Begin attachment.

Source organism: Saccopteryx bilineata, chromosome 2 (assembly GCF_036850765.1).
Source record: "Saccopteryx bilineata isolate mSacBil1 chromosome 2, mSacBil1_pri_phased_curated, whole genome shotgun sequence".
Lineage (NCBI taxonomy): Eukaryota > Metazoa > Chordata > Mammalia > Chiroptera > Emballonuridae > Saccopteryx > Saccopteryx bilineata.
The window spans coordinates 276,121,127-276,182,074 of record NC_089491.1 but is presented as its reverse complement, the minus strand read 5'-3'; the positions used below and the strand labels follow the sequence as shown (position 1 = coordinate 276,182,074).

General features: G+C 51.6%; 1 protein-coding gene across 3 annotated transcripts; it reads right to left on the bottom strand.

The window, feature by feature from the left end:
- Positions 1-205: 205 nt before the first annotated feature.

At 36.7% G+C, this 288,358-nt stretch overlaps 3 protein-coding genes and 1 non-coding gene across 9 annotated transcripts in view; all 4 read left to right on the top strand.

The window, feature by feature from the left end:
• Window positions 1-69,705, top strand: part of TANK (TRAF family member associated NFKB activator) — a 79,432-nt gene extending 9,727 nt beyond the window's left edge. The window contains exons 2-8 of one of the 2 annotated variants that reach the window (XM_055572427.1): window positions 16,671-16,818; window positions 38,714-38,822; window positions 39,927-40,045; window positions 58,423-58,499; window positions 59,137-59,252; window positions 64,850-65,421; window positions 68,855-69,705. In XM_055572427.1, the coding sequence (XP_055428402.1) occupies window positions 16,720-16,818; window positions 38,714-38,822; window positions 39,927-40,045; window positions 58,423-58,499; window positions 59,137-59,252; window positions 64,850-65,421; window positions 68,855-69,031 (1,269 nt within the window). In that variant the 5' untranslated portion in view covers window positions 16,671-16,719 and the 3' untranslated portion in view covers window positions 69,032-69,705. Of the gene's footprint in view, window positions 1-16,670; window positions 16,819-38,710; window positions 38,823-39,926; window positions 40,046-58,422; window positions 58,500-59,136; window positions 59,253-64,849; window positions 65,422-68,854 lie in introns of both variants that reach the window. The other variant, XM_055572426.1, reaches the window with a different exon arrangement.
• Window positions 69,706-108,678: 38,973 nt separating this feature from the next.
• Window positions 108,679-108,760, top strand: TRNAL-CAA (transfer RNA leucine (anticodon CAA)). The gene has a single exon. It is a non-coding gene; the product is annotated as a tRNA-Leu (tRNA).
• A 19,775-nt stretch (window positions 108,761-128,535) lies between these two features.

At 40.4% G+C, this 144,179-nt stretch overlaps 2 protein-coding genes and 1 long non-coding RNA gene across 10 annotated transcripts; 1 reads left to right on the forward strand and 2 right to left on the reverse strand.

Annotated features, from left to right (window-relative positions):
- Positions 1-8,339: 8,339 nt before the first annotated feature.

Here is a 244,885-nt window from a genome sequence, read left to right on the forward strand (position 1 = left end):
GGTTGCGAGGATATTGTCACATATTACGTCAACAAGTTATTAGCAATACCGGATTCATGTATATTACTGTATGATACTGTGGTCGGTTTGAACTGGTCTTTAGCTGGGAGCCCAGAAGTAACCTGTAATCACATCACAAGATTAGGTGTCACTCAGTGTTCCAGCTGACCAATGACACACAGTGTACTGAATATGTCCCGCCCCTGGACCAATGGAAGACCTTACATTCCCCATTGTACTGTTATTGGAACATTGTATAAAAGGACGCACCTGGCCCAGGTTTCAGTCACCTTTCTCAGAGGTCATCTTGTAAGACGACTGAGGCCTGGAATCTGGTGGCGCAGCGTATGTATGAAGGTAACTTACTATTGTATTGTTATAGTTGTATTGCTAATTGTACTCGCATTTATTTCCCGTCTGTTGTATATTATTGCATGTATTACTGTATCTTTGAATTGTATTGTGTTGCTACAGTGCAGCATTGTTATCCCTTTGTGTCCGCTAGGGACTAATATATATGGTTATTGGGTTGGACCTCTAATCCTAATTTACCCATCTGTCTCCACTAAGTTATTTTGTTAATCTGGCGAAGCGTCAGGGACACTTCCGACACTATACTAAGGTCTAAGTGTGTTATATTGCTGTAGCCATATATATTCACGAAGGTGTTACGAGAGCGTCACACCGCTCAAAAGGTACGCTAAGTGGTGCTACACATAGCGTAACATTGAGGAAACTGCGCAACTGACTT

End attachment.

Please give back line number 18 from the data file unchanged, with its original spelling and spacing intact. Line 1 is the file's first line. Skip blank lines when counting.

GGTTGCGAGGATATTGTCACATATTACGTCAACAAGTTATTAGCAATACCGGATTCATGTATATTACTGTATGATACTGTGGTCGGTTTGAACTGGTCTTTAGCTGGGAGCCCAGAAGTAACCTGTAATCACATCACAAGATTAGGTGTCACTCAGTGTTCCAGCTGACCAATGACACACAGTGTACTGAATATGTCCCGCCCCTGGACCAATGGAAGACCTTACATTCCCCATTGTACTGTTATTGGAACATTGTATAAAAGGACGCACCTGGCCCAGGTTTCAGTCACCTTTCTCAGAGGTCATCTTGTAAGACGACTGAGGCCTGGAATCTGGTGGCGCAGCGTATGTATGAAGGTAACTTACTATTGTATTGTTATAGTTGTATTGCTAATTGTACTCGCATTTATTTCCCGTCTGTTGTATATTATTGCATGTATTACTGTATCTTTGAATTGTATTGTGTTGCTACAGTGCAGCATTGTTATCCCTTTGTGTCCGCTAGGGACTAATATATATGGTTATTGGGTTGGACCTCTAATCCTAATTTACCCATCTGTCTCCACTAAGTTATTTTGTTAATCTGGCGAAGCGTCAGGGACACTTCCGACACTATACTAAGGTCTAAGTGTGTTATATTGCTGTAGCCATATATATTCACGAAGGTGTTACGAGAGCGTCACACCGCTCAAAAGGTACGCTAAGTGGTGCTACACATAGCGTAACATTGAGGAAACTGCGCAACTGACTT